Whatever you read here, as much as anything, choosing an IK with a deck is more about personal preference than function.
Most inflatable kayaks are like canoes and have no deck. A few like the Gumotex Framura and Swing, or the Grabner Explorer and Decathlon X500 and some Advanced Elements have fixed decks. Others like the Kokopelli Moki or Gumotex Seawave (flashing above) have zip-back or velcro decks.
Above, a yellow Incept K40 with a zip-back deck, the one time I used it like that. And later, when I bought my Seawave (above left and below) I got the optional fully removable deck thinking it might be handy. I tried it once, took some pictures, never used it again and eventually sold it.
Other optional deck IKers have said the same: nice to have the option but never actually use it. Both these boats needed fibreglass or alloy spars to support the deck from below and keep it convex to make water run off. It all just adds to more stuff and set-up time.
For me, one of the big attractions of an open IK is it’s so much easier to hop in and out – even from deep water you can easily crawl back abroad which makes it safer. It’s easier to pack or unload the boat (below), as well as dry, clean or work on it.
Any touring luggage will surely be in dry bags anyway and better touring IKs have plenty of attachment points. Best of all there’s no need to faff about with spray skirts and cags to match, and I find it’s so much more agreeable to paddle in the open air and not feel hemmed in. If it’s cold or inclement, I wear a drysuit.
If you come from hardshell or folding kayaks you might think a deck’s a good idea, but length-for-length hardshells are heavier, less stable and less buoyant than IKs. All that means they slice through waves better and sit much lower in the water so need to allow water to wash over the decks. Also, with a hardshell, knee blocks on the underside of the front deck are crucial in the way the paddler interacts with their boat, creating a solid connection for bracing or pivoting against the swell. For better or worse, raft-like IKs are wider and less tippy. Using thigh braces and a solid footrest (below) is about as close as it gets to improving that ‘sat on a log’ IK feeling; you can’t realistically brace your knees under an IK’s fabric deck.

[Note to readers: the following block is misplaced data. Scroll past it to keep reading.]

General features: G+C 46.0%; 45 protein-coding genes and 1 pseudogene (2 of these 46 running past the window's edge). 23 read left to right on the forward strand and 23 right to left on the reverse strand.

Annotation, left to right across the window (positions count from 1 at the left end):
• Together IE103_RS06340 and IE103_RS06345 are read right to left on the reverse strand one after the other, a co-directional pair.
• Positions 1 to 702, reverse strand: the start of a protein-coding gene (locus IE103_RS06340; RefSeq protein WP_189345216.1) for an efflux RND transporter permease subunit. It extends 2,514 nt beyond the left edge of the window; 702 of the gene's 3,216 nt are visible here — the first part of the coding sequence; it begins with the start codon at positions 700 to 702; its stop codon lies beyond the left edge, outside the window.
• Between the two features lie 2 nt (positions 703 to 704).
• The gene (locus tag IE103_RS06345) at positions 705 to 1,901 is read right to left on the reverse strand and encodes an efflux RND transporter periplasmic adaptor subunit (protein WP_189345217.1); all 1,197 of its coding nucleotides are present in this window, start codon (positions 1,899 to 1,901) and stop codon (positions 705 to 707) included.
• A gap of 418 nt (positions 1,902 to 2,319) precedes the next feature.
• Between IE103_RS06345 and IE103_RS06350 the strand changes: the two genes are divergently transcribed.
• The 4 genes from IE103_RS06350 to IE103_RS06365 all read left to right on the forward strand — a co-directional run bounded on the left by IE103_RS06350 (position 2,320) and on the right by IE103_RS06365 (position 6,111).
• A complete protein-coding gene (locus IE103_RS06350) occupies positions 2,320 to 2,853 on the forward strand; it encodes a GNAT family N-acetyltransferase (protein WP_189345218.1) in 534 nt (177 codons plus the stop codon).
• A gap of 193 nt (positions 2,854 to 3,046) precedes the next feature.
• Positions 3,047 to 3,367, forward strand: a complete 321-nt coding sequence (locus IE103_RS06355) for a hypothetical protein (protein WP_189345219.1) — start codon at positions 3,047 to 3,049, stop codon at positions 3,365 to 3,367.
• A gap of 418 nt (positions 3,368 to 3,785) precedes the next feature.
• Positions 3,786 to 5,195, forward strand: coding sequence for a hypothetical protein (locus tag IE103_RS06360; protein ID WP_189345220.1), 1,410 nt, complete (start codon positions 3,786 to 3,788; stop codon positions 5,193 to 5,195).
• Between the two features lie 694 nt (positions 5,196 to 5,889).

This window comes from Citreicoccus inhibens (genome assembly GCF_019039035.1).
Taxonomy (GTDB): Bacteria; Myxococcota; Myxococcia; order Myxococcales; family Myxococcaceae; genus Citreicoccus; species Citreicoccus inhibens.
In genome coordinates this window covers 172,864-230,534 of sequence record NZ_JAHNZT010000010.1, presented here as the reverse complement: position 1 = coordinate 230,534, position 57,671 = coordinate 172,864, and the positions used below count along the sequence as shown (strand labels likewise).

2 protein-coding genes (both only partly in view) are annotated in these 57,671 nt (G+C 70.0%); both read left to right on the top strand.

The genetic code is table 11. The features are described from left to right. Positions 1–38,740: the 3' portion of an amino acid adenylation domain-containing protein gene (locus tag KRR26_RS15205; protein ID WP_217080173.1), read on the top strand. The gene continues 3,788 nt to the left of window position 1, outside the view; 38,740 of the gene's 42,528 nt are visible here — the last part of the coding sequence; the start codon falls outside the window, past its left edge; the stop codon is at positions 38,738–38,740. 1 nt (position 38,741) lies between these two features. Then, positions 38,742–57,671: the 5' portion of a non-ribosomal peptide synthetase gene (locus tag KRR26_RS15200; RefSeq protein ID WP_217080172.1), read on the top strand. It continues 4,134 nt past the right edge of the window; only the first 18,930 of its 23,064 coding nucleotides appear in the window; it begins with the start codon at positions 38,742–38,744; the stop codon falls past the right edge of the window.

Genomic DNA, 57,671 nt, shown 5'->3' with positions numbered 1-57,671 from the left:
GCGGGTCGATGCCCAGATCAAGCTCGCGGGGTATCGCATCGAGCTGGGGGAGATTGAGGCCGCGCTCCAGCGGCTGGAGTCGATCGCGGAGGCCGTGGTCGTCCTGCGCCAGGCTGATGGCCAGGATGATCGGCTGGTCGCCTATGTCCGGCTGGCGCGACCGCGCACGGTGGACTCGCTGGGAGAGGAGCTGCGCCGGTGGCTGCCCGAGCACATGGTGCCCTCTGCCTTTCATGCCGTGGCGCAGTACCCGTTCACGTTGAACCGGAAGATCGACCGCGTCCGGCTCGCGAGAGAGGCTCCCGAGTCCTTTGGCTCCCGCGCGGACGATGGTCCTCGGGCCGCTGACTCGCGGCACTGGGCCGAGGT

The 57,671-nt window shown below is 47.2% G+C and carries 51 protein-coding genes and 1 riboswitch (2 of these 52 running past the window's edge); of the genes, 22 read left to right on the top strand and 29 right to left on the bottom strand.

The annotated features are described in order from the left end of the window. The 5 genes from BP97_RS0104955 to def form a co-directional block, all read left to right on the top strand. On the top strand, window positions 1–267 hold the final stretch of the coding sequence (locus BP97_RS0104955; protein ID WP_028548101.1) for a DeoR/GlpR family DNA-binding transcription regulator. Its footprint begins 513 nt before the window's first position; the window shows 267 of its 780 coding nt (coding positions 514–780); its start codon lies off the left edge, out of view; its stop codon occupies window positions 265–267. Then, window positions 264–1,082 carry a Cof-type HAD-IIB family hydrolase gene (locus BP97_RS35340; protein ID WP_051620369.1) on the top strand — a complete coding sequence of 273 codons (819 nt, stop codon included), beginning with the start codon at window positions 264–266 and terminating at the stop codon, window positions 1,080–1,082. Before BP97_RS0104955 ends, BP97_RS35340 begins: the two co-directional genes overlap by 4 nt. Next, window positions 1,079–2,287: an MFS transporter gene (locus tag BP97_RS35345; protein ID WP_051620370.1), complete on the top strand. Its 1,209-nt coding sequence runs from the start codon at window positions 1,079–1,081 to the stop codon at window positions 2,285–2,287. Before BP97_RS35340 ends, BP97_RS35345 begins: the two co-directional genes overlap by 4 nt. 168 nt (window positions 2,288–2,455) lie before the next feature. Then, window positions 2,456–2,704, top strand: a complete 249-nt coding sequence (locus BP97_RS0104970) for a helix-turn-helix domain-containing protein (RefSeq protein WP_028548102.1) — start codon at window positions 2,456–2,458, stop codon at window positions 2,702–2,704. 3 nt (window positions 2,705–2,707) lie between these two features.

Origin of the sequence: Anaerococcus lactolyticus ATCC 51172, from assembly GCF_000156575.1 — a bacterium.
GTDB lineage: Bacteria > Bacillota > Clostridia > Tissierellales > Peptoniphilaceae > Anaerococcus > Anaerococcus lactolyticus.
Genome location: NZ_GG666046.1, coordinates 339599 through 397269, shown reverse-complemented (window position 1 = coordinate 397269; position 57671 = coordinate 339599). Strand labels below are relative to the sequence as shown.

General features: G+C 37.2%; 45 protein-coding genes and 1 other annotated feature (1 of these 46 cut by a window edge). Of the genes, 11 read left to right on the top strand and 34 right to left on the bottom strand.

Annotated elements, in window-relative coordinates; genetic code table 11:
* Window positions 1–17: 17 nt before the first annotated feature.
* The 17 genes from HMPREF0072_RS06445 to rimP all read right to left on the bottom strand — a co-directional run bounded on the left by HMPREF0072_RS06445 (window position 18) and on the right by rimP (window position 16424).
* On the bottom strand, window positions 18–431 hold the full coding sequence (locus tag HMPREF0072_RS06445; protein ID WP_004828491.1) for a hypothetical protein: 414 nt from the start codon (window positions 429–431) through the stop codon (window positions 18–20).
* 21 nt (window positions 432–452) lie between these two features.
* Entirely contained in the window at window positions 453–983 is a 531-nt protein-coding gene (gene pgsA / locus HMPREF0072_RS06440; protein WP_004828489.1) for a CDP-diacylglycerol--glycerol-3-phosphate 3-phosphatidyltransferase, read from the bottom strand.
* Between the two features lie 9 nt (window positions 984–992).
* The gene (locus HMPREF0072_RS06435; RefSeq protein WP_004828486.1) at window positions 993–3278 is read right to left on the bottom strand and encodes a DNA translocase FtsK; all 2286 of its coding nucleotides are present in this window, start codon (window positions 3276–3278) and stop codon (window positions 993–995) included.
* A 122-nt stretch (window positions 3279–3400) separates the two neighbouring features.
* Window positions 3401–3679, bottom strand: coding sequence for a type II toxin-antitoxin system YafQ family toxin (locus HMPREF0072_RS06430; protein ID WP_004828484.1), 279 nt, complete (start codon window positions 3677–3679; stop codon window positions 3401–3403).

IKs sit higher in the water than a hardshell and swamping only occurs in rough seas or white water, especially in less stiff, low-pressure boats, as I found with my Sunny in Western Australia (below). Rough seas aren’t really suited to IKs, at least not alone, and full-on white-water IKs like the Gumotex Safari, Hyside Padillac or the NRS MaverIK have self-bailing floors so what comes over the sides drains away. But even an unbailing IK will still float when full of water (as I also found in WA), so a bailing pump (left) or more simply, a sawn-off plastic bottle scoop (left) are handy things to carry if out at sea for a while.
The ability to roll is an important skill if using a hardshell in rough water, but you’ll need taut thigh straps and quite a hip flick to roll a typically wider IK, with or without a deck. In an IK, if you capsize you just fall out then flip the boat back over if necessary and crawl back on. With a fixed deck IK that becomes much more awkward (below), just as it is in a hardshell without help, as we found one wet weekend. Solo, a paddle float is essential. Without one I couldn’t do it – and that was practicing in nice calm conditions (below). In dire straits I’d have unzipped the K40’s deck to get back in.
About the only thing I do miss with a deck is somewhere handy to mount nav aids, cameras and other useful stuff in front of you. I get round that with a pfd with pockets and Peli box or a waterproof packbag between my knees.